Asian PC shipments flatlined in 2020 as global sales soared by 13% – why?

Supply chain hardships hit the region harder than most, and 2019 had already been a bumper PC-buying year


PC shipments in the Asia Pacific region flatlined in 2020, even as global rates soared. But buried in the data is a marked shift from desktop to notebook sales.

Desktop, notebook and workstation shipments rose only 0.3 per cent year-over-year in 2020 to reach 103.8M units in Asia Pacific, according to analyst firm International Data Corporation's (IDC's) Quarterly Personal Computing Devices Tracker for Q4 2020.

While APAC PC sales growth was essentially flat, IDC noted a 15.6 per cent decline in desktop and a 12.4 per cent growth in notebooks. The firm suggested purchasing patterns shifted to meet the needs of work from home and online learning during COVID-19 lockdowns.

However the region still lagged the world. Across 2020 IDC said global shipments jumped 13.1 per cent, jumping from 267.5m shipments to 302.5m.

Why the flat growth in 2020?

“One thing to note is that 2019 was a big growth year in [Asia Pacific] too, so it was an enlarged base,” IDC told The Register.

In 2019, Global and APAC PC shipments grew after eight years of steady decline. The 2019 global growth rate was 2.7 per cent year-over-year and the APAC rate was 3.8 per cent. APAC Desktop purchases were already plummeting in pre-COVID 2019, with an 11.3 per cent drop in sales that year attributed to consumers preferring portable devices.

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Let’s take a nostalgic look at a pre-COVID 2019 world. Analysts at that time cited the end of Windows 7 upgrades as a challenge to sales growth alongside component shortages and trade negotiations, with uplifts coming from 5G, foldable screens and gaming.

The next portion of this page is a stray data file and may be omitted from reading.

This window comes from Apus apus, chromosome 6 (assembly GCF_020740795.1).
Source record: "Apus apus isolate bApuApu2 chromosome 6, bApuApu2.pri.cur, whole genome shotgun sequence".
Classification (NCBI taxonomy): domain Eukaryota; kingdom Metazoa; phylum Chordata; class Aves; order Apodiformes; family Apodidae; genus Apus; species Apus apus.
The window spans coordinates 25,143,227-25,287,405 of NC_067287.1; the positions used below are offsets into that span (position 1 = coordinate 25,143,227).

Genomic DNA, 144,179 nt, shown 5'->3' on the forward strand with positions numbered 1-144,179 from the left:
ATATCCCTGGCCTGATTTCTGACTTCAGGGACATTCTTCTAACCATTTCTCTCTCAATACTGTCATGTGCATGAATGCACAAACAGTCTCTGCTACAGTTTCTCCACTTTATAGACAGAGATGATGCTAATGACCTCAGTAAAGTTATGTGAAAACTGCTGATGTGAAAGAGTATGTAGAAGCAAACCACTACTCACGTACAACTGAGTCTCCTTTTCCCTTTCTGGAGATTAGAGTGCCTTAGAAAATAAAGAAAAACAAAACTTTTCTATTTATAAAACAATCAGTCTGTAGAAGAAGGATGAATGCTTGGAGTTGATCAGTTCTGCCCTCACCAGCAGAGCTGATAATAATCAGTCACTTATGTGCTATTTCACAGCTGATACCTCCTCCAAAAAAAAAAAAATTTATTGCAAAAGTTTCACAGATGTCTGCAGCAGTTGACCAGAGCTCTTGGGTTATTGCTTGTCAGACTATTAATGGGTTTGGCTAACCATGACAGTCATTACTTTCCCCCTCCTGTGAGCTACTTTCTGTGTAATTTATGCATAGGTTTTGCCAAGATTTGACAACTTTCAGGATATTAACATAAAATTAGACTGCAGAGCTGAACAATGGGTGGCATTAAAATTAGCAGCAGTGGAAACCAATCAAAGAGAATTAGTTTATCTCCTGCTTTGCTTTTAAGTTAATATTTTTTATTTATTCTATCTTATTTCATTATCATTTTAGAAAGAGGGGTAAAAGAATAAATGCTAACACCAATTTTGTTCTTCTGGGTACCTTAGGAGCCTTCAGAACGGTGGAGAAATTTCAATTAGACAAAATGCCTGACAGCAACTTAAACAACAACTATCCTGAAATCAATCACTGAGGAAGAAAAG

Flashing forward to 2020, consumer and education segments were major players in keeping APAC growth (barely) positive. IDC said consumer shipments in the region grew by 9.2 per cent YoY in 2020 and countries that didn’t see consumer notebook growth, like Indonesia, Thailand, Vietnam, and Bangladesh fell victim to the supply shortages seen globally.

However, educational notebooks sales were even bigger than consumer sales with projects deploying large quantities of notebooks into Indonesia and the Philippines and the GIGA (Global Innovation Gateway for All) project in Japan. The state-sponsored GIGA project alone brought in 3.6M notebook unit sales in an attempt to arm every Japanese student in grades 1-9 with a notebook. About half of the GIGA sales went to Chromebooks using Google Workspace for Education, said Google.

IDC expects PC shipments in APAC to grow by eight per cent as demand holds steady and supply shortages get worked out by midyear. Consumer and education segments are predicted to remain strong growth drivers as hybrid onsite/home work and learn formats develop and continued travel bans and closed entertainment venues free up some household finances for personal tech. ®

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